If you are having surgery or a procedure that means you need to stay overnight, you may be offered a Covid-19 first vaccination at least ten days before your surgery. This is entirely voluntary and will not affect whether you can have treatment. Coming to hospital for the vaccination, does not affect your ten-day self-isolation period. If you have had your first vaccination elsewhere, you should wait to be called for your second vaccination at the same location. We cannot offer second dose vaccinations.

Staying overnight in hospital 

 If you are staying overnight in hospital following your procedure or surgery, please only bring essentials with you.
On the ward, all beds are spaced out to make sure you are not too close to other patients. The shower and toilet facilities on the ward will be cleaned after each patient use.
You must wear a face mask while on the ward, unless you have a medical oxygen mask and/or your care team advises you not to wear a face mask for medical reasons.
If at any time you feel anxious about being on the ward, make sure you speak to a member of staff. We are sorry that visitors are only permitted in exceptional circumstances at the moment. Your next of kin will be able to call the ward to find out how you are and there are other ways that you can keep in touch.

Mobile phones and tablets can be used and we offer free premium wifi so, if you have one of these devices, you can bring it with you. On most wards you will also be able to borrow a device – please ask a member of staff on the ward to help. We have a comprehensive inpatient information booklet with more information about your stay.  Find out more about staying overnight in hospital or ask a member of staff on the ward.

When you are ready to go home

We recommend that a friend, carer or relative collects you from the entrance of the hospital. If you need help to get to the entrance to meet them, one of our porters or nursing staff will assist you.

Depending on the nature of your procedure and recovery your consultant or care team may advise you to continue to self-isolate after leaving hospital. This additional period of self-isolation is a precaution as your immune system will be working hard to help your body to recover from the surgery you have had.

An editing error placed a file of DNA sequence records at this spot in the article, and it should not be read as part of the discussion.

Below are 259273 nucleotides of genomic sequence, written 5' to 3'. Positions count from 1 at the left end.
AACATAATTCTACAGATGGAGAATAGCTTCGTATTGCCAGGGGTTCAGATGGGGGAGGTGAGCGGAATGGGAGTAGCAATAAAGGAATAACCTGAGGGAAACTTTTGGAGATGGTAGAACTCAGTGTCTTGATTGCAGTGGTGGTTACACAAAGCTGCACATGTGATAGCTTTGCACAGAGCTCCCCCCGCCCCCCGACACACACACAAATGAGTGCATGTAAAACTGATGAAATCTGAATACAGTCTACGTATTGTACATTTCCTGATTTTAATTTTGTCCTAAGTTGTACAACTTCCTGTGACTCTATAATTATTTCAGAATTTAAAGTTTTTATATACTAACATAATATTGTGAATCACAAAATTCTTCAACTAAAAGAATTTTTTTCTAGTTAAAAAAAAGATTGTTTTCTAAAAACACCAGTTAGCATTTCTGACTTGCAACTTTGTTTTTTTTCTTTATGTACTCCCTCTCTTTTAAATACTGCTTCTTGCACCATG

If you need any further information about your procedure or surgery, please call the number on your hospital letter.

Common questions

Shielding and hospital visits

If you were shielding, or you are considered clinically vulnerable or extremely clinically vulnerable, you may still attend your hospital appointments, but please follow the instructions in this leaflet carefully. Please let the department you are visiting know that you were shielding and that you are clinically vulnerable or extremely clinically vulnerable, during your phone assessment and when you arrive at the hospital.

Covid-19 vaccination and PPE

Please continue to wear a face mask to protect yourself and others, and to reduce any risk of passing on the Covid-19 infection to others. Our staff will continue to wear the right level of PPE to protect you.

Are visitors allowed to come into hospital with me?

To keep everyone safe, we are still restricting visitors to our hospitals. This includes visitors who have had the Covid-19 vaccine. There are exceptional circumstances when visitors are allowed, including:

  • one regular carer for a patient with additional needs, such as dementia
  • one visitor for a patient at the end of their life
  • one parent/guardian; and one birth partner
  • one parent/guardian for a child

If you think you may need a carer with you, please discuss this with the department before your visit.

How busy is the hospital

When you come to hospital there will be a few patients in waiting areas, and public areas have been adapted to support physical distancing.

How often is the hospital cleaned

Our staff are undertaking additional, regular cleaning and other infection control measures

Physical distance in hospital

Yes – please maintain at least a two-metre distance from others in public areas whenever possible, even if you are wearing a face-covering or have had the Covid-19 vaccination. This is anyone who comes to hospital with you.

Useful links:

Patient information

Important information for patients coming into hospital for a procedure or surgery